The Jakarta Post
Human Rights Watch (HRW) has called for an independent investigation into the recent murder of a New Zealander Freeport employee by members of an armed group in Mimika regency, Papua
Graeme Thomas Wall, an employee of gold and copper mining company PT Freeport Indonesia, was shot dead by gunmen in Timika last week.
Two of Wall's colleagues, Jibril Wahar and Yosephine, were admitted to Tembagapura Hospital with serious injuries, while four other people sustained minor injuries and were treated in the office.
HRW researcher Andreas Harsono said that while Indonesian police should investigate the attack and bring the perpetrators to account, he was worried about a potential violation of the rights of ordinary Papuans.
“The New Zealand police should offer to send a team to help the Indonesian investigators. A criminal investigation in a place such as Timika, with numerous competing political and business interests, is best carried out by an independent investigative team removed from local issues,” Andreas said.
As well as investigating this latest killing swiftly, Andreas said that the Indonesian government should also allow independent journalists, including from New Zealand’s media, to enter Papua without the region’s highly restrictive travel permit, so that they can freely investigate and report on this crime, he added.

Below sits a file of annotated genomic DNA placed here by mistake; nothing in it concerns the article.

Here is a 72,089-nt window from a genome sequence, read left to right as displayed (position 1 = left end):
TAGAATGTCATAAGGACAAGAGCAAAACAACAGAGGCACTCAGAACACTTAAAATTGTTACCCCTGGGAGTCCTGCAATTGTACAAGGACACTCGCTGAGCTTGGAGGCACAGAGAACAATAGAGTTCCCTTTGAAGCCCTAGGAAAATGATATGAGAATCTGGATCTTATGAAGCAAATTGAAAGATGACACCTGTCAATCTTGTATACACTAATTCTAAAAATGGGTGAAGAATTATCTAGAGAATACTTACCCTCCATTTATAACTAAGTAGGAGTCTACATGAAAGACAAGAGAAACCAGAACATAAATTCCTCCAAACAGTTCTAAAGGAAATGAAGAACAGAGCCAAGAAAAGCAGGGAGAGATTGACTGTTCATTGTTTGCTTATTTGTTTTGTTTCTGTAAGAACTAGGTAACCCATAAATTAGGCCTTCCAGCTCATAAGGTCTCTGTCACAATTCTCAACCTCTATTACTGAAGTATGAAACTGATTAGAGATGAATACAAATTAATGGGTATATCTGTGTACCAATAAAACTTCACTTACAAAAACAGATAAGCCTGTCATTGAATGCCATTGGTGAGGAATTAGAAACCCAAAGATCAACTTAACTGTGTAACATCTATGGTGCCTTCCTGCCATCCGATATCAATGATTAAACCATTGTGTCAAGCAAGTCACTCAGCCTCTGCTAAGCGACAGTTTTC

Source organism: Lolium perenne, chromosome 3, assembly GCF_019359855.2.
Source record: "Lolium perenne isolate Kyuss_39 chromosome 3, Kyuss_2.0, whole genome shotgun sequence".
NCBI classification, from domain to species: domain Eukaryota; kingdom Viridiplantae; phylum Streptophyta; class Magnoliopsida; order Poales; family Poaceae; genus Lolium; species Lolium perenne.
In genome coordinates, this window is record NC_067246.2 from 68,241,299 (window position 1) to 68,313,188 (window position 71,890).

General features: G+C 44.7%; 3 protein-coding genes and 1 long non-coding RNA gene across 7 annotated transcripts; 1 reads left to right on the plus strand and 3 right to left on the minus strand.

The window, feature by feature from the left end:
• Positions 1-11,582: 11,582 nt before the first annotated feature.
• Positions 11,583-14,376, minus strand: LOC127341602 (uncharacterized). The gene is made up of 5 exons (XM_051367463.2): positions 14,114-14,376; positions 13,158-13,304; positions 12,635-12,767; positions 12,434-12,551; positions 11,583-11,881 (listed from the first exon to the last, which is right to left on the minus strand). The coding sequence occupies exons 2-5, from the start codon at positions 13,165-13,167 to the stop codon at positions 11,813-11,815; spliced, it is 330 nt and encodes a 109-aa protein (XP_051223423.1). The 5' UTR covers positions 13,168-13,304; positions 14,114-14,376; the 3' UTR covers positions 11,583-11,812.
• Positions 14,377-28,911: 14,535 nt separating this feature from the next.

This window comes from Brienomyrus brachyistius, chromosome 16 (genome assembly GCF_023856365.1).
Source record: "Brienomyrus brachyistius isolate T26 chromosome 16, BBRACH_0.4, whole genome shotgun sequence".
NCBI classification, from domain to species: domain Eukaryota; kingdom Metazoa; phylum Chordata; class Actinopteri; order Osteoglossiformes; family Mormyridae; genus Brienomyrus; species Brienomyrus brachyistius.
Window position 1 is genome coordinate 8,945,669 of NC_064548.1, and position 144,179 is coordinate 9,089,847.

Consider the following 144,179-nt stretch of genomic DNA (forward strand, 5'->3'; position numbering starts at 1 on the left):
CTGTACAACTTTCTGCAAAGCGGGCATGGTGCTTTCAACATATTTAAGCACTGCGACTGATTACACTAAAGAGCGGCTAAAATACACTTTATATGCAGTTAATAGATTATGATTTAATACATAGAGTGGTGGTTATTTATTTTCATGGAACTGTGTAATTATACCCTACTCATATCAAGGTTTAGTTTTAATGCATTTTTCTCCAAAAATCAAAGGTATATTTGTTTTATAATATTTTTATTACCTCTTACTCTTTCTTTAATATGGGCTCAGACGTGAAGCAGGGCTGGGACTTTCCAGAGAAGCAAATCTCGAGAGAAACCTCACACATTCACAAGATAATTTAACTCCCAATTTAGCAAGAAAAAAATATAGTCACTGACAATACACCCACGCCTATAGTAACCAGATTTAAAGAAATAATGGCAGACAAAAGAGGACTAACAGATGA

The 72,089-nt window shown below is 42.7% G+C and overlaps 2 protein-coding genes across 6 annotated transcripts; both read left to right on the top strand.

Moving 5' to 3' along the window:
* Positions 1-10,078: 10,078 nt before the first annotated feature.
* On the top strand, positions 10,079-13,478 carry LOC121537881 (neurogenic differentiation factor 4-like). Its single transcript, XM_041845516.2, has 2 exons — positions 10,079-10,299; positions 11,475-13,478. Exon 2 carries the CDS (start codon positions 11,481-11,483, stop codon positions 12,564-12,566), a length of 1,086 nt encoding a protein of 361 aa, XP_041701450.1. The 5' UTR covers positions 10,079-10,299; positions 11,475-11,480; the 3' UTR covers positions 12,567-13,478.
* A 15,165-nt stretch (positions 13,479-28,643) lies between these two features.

Although the Papua Police initially focused their investigation on an armed gang commanded by a person named Joni Botak, separatist group the West Papua National Liberation Army (TPNPB) has claimed responsibility for the shooting.
Papua has been the hotbed of separatism for years and armed groups, which authorities say operate in several regencies in the province, are reported to have been behind numerous violent incidents in the region.
Earlier this month, the police said some 790 people fled their homes in mountainous areas around the Freeport mining site to take refuge at the Tembagapura Police headquarters in Timika over fears of an armed criminal group, which had reportedly terrorized the villagers.
Security authorities previously reported that armed groups had been shooting at Indonesian Military (TNI) and police guard posts. The residents’ access to basic needs, such as food and health care, had reportedly been restricted by armed men who blocked roads.
Authorities also claimed the locals were still traumatized from their previous encounter with the armed group in November 2017, when its members blocked access into and out of several villages.